Image by Marquette La via FlickrSometimes I have to take my students into the textbook because that is what they will get in college.
Sometimes they have to do those awful, outdated labs on their book on CD because that is also what they will get in college.
Sometimes I have to have them do those awful, hard to read lessons that tell you to click here and point here because I don't want them to be so thrown off by that obtuse language… because that is what they get in college.
I know because I've researched it and my students are coming back and telling me that although what I teach them is great in the “out there – “Mrs. Vicki” lessons” that it is also great that I “prepared them for college.” (Which usually means solo using only a book technology lessons.)
Uhm. Someone in college needs to prepare kids for the real world.
The Frustrated Few
And you good professors are out there – Curt Bonk, Leigh Zeitz, Eric Brunsell and many of you who read this blog ARE doing this. But you are frustrated. Frustrated because your courses are no longer required for teachers. Frustrated because you meet so much opposition. Frustrated because you are the mavericks and not appreciated for how hard you have to teach because you use projects and don't have these obligatory 900 page tomes of paper that you teach from but that your colleagues respect.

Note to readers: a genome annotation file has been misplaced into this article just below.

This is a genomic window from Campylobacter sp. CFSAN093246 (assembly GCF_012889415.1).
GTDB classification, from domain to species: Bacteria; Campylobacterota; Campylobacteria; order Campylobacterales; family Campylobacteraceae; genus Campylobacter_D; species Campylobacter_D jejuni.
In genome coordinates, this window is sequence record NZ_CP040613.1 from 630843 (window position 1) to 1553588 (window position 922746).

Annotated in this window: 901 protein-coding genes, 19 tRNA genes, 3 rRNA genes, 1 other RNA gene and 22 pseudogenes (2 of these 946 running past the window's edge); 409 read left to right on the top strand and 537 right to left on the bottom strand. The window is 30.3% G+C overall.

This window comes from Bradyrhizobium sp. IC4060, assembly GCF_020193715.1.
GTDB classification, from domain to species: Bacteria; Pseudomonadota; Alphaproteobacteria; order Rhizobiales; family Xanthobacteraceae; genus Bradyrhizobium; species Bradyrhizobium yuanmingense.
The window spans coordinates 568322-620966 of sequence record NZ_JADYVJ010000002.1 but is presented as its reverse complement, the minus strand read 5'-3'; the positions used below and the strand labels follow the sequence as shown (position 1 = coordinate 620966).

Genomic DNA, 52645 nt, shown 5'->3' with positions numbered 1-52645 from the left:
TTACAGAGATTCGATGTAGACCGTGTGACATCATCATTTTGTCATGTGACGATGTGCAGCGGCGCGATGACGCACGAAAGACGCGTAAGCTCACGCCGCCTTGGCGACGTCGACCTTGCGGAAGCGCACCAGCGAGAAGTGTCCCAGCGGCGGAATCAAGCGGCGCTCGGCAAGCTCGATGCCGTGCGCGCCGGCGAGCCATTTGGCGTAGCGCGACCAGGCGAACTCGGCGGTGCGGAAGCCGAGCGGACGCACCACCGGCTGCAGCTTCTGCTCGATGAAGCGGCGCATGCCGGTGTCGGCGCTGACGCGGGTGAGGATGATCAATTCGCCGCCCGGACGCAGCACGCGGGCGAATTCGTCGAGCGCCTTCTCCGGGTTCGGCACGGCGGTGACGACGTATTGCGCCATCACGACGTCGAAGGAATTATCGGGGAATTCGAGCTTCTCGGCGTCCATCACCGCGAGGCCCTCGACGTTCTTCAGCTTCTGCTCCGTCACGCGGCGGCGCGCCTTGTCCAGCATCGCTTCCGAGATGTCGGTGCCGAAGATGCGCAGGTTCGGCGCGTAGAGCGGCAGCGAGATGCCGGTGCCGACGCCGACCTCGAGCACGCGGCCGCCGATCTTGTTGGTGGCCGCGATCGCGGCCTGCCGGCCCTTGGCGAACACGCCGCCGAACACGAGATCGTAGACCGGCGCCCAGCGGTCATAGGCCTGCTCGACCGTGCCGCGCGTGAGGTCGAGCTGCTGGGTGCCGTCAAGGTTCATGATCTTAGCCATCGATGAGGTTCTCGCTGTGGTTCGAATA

BUT KEEP DOING IT.
Sometimes Great Teaching includes a Little of the Not So Great
For now, I'll keep staying the course and including a wide variety of teaching methods including the occasional smattering of something I don't really care for. (Less than 10% at a max!)
But, I'll tell you exactly what I tell students.
“OK, kids, I don't really like the next module we're about to do, but you need it because this is how they do it at [college's name omitted to protect the guilty] and you'll have to do it that way. My students thank me for letting them experience this but know that it won't last long – just long enough for you to be ready… for college.”
Does anyone find this odd besides me? Colleges should be the bastion of best practice in education.
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